We are working on a number of areas to build a more inclusive culture and an environment where it is safe to challenge. Actions we are taking forward include ensuring clear accountability for inclusion in SCS objectives, roll-out of training to raise awareness of micro-behaviours and personal impact, and conducting further research to ensure we fully understand the issues that are leading to people experiencing BHD.

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  3. John Smith

    Fair pay for all is essential to wellbeing - why isn't this being addressed?

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  4. Nick

    If this is important then why do HMRC's new regional centres not have gyms on site?

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  5. JuliaM

    "I want us to create a working environment that promotes physical activity and healthy eating."

    This has lead to canteens on government premises taking actions such as offering only smaller bags of crisps and 'low cal' drinks. Will you be revising this policy in the light of new evidence?

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  6. Jannette Backhouse

    Hi Jonathan
    Just to reiterate what Nick said on the 14.7.17. If health & wellbeing is so important to HMRC why are no Regional Centres getting a gym!
    I for one & many others enjoy having a gym in the building & use it regularly, however when we move a lot of staff will have a much longer work day due to extra travel to offices & now will have to spend more time travelling to a gym separate from our place of work.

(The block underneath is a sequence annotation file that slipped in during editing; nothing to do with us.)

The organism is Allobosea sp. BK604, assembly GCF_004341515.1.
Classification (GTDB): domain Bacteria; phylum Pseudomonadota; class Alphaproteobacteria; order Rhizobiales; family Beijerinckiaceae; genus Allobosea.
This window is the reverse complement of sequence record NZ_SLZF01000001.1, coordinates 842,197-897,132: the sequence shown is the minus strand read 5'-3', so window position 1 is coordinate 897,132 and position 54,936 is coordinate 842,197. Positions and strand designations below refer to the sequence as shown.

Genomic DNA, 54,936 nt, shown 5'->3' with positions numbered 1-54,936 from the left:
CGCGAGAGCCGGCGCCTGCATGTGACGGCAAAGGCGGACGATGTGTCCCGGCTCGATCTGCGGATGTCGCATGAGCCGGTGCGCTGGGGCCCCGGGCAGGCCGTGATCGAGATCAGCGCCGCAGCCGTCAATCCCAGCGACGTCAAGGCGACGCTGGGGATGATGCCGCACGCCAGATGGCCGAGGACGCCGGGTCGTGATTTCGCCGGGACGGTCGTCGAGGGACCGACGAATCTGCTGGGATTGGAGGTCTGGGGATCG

There is also a lot of gym equipment that will go to waste.

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  7. Donald Spivey

    Thank you Jonathan for setting out these priorities. I'm in the FCO and we are fortunate to have an active Wellbeing Network and some excellent work going on around building a safe and supportive environment in which we can discuss mental health issues openly. As a mental health first aider myself I am encouraged every time a colleague shows an interest in learning more about mental health issues. It is important that people feel able to talk to someone in their workplace, and that they know where to seek help when they feel it is needed.

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  8. Gavin Thomas

    Thank you Jonathan for promoting a very important topic. Like Donald, I am a member of the FCO Wellbeing Network and we have been proactive in seeking to increase both awareness and understanding about mental health.

    Like Donald, I have been encouraged by the level of interest that we have received and the level of support at all levels within the FCO. a most recent example of this was Sir Simon McDonald the PUS who wrote a blog on the importance of Wellbeing.

    We have also seen this year people like Donald willing to step up and be trained as Mental Health First Aiders, so that they have they are able support colleagues when the need has arisen.

    I would agree with your 3rd priority and the Wellbeing Network has worked closely with the FCO Gym in encouraging staff to set aside time to participate in exercise or to simply take a daily walk through St James Park. We also recently had Hannah Knights, UK 400m Hurdle Runner come into the FCO to give a talk about the importance of a healthy diet.